Title: Bring Back the King: The New Science of De-extinction
Reviewed by: Steven Spence for GotScience.org, a Science Connected publication
Author: Helen Pilcher
Publisher: Bloomsbury (Sigma Series)
On sale: September 2016
Best for: High school and up
Reviewer’s rating: 5 out of 5
Playing on both T. rex and Elvis Presley in the title and text, Helen Pilcher covers some serious, cutting-edge science in her breezily written book Bring Back the King: The New Science of De-extinction. Readers will be introduced to DNA, cloning, the use of CRISPR (Clustered Regularly Interspaced Short Palindromic Repeats) for editing DNA, and the limitations of various genetic techniques. Pilcher also introduces various species and discusses the challenges involved with bringing them back from extinction.
About the book
Serious science can always be presented in a dry, soporific manner. With comedic talent and an excellent understanding of the subject, Pilcher transforms complex information into a witty, accurate, easy-to-read book. She covers important topics concerning the preservation, recovery, and editing of DNA; the limitations of available techniques; and how scientists fill in gaps in genetic sequences. Pilcher also looks at exciting candidate animals, talks about groups working on those animals, and considers the ethics involved in bringing back an extinct species.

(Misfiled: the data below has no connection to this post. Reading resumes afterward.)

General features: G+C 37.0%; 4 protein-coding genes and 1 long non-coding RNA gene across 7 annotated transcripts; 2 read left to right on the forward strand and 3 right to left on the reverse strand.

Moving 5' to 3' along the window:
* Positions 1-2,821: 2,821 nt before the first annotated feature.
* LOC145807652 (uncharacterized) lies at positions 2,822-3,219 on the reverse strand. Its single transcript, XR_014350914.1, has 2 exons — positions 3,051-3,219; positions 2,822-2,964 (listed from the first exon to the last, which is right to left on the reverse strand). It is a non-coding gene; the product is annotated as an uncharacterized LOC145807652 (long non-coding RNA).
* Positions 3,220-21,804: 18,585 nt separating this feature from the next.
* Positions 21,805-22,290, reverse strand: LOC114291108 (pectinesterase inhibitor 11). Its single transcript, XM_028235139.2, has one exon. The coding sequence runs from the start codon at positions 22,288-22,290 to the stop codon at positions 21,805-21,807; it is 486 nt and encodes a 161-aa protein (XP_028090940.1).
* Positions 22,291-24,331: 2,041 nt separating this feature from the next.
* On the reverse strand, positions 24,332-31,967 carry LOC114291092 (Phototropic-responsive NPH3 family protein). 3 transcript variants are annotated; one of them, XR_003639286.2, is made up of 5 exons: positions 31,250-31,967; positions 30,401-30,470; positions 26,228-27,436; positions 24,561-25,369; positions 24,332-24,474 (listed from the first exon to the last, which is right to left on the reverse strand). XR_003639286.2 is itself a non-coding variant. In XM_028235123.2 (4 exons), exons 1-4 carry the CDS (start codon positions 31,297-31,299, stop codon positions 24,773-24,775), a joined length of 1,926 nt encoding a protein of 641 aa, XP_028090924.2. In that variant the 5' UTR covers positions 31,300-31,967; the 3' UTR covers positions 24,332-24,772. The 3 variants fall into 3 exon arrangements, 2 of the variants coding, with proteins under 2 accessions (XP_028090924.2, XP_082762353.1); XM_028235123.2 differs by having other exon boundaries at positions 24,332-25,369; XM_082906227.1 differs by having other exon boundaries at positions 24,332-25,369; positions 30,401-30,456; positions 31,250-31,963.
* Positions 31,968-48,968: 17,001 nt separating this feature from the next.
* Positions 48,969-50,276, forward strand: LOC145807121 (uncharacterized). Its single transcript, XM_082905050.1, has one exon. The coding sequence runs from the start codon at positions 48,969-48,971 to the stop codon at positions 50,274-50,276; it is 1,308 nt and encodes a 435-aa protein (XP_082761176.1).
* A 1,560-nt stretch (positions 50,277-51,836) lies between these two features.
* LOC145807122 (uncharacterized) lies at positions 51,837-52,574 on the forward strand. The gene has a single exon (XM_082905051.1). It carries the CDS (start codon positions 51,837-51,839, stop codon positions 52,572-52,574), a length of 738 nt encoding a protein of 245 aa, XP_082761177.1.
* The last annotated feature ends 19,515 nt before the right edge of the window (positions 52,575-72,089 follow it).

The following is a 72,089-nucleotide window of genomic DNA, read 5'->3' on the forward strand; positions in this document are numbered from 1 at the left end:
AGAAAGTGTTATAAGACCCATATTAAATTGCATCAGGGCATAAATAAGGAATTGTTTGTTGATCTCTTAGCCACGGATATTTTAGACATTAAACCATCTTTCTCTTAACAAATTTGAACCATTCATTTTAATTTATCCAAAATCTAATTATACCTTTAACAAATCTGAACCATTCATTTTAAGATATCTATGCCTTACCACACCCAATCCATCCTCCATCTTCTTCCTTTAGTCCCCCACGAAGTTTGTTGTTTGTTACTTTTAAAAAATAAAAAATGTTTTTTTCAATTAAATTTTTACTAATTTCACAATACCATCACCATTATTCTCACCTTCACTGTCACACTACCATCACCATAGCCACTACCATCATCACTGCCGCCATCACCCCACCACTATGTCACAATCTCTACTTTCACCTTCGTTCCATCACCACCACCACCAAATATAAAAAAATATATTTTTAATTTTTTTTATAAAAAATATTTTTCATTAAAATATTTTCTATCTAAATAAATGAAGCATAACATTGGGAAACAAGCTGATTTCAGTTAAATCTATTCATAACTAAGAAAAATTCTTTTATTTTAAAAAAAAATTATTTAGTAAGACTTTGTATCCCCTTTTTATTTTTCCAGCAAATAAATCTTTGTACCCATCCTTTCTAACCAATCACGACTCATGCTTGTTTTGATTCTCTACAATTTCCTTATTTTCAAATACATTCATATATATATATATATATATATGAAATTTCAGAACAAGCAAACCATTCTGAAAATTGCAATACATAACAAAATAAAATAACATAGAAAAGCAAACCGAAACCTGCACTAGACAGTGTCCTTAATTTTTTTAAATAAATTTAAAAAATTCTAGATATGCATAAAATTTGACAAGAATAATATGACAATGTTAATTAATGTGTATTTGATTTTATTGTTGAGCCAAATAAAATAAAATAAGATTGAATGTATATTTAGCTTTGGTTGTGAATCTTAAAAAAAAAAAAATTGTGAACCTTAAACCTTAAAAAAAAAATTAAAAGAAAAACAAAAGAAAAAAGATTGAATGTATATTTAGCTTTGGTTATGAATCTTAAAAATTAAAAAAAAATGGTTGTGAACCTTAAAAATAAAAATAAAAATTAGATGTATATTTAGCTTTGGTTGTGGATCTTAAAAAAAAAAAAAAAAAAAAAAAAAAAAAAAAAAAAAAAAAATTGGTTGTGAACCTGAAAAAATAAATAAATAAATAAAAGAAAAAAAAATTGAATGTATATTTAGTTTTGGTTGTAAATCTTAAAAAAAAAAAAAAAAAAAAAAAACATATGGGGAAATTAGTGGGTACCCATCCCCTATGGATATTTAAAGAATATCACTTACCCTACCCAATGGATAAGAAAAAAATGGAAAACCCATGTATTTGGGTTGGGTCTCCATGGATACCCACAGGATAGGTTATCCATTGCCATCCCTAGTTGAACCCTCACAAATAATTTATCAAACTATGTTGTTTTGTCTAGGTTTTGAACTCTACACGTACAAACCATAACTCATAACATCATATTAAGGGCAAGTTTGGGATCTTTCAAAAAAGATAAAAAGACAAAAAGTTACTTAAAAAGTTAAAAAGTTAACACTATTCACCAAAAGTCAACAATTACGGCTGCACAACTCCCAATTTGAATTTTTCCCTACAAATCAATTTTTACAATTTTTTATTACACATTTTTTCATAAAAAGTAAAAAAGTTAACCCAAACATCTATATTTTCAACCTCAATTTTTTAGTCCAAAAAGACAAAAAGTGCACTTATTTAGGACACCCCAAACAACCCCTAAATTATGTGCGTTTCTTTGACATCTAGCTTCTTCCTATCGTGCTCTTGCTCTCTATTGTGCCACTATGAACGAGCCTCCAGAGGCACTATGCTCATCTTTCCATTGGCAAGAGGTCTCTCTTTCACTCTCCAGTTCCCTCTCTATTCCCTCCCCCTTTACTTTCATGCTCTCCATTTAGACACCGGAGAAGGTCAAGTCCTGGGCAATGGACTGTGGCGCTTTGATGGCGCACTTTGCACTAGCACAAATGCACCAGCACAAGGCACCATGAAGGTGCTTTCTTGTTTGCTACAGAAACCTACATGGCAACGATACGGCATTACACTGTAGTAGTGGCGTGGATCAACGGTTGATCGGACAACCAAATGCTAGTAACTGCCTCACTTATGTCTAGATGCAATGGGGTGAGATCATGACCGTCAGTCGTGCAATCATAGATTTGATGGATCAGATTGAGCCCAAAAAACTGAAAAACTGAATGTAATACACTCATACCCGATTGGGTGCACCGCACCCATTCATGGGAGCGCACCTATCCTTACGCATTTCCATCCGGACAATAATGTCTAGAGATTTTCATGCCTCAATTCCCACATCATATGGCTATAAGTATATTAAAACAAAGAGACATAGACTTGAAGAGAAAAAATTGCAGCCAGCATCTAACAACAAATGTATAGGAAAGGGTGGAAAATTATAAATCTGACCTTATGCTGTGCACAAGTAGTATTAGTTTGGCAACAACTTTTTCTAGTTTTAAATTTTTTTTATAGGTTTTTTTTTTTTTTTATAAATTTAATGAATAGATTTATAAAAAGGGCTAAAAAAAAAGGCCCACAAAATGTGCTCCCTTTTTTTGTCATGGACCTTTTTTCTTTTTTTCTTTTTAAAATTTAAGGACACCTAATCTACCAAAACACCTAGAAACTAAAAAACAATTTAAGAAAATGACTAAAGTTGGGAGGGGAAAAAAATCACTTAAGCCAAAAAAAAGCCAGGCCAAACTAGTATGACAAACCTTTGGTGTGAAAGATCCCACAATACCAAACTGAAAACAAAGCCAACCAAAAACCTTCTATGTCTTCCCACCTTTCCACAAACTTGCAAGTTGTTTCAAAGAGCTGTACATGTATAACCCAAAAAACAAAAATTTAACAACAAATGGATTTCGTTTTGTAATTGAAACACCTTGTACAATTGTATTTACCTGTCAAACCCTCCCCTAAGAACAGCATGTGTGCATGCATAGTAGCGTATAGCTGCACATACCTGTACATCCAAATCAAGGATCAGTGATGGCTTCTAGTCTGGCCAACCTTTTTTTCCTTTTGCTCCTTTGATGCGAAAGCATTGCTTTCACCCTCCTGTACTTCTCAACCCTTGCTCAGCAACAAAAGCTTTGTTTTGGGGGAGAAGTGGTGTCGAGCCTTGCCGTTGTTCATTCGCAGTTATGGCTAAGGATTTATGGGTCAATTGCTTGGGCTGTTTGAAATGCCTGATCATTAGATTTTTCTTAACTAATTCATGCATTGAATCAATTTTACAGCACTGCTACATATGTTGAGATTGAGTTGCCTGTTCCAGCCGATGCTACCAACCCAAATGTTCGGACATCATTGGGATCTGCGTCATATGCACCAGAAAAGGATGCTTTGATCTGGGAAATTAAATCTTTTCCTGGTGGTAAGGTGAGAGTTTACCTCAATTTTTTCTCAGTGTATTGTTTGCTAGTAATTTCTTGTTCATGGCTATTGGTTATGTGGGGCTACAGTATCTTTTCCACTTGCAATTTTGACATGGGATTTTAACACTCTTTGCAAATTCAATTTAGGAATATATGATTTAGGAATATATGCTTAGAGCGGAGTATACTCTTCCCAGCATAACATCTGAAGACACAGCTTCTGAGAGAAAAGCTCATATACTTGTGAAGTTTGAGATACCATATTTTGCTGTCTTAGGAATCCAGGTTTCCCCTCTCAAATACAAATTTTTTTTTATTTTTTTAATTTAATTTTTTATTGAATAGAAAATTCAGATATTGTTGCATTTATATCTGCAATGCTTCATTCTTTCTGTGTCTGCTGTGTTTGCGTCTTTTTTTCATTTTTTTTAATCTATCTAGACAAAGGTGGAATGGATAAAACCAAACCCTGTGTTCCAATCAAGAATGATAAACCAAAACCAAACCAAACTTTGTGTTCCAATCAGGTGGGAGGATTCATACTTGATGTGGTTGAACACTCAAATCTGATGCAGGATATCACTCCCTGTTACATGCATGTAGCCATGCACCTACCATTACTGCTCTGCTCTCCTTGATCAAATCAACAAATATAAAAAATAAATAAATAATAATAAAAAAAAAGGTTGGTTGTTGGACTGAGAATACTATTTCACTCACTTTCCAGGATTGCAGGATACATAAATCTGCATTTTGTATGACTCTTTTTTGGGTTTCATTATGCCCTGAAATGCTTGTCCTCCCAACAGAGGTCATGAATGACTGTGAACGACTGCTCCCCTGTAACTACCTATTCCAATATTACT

In a fun thought experiment, Pilcher discusses creating an Elvis clone. Even an exact clone would not be equivalent to Elvis due to epigenetics (environmental factors affecting gene expression) and cultural factors. GElvis, as she calls her hypothetical cloned Elvis, would grow up in a different culture and have very different life experiences from the original Elvis. GElvis might look like Elvis but wouldn’t be like Elvis.
Pilcher covers real de-extinction efforts, too. It’s highly likely that in just a few years we will be reading about mammoths being successfully brought back from extinction. She examines the efforts of geneticists and ecologists to use DNA recovered from a Siberian mammoth to produce a mammoth-like elephant that can once again roam in Siberia. In the short term, the “neo-mammoths” would roam in a 14,000-hectare preserve called Pleistocene Park. Eventually, as numbers grow, they could roam through larger expanses of Siberia. Ecologists hope that over time the neo-mammoths would restore the tundra areas to grass-covered steppes, cooling the Earth by as much as 2°C. If you’re going to dream about herds of an animal the size of a mammoth, go big or don’t go at all.
The idea of neo-mammoths roaming Siberia sounds like Jurassic Park, but that was just Hollywood, right? How would that even be possible? DNA breaks down and becomes unusable after millions of years, so the Jurassic Park scenario of creating a T. rex using blood from a mosquito trapped in amber won’t work. (There may be other techniques leading to an eventual throwback pseudo-dinosaur.)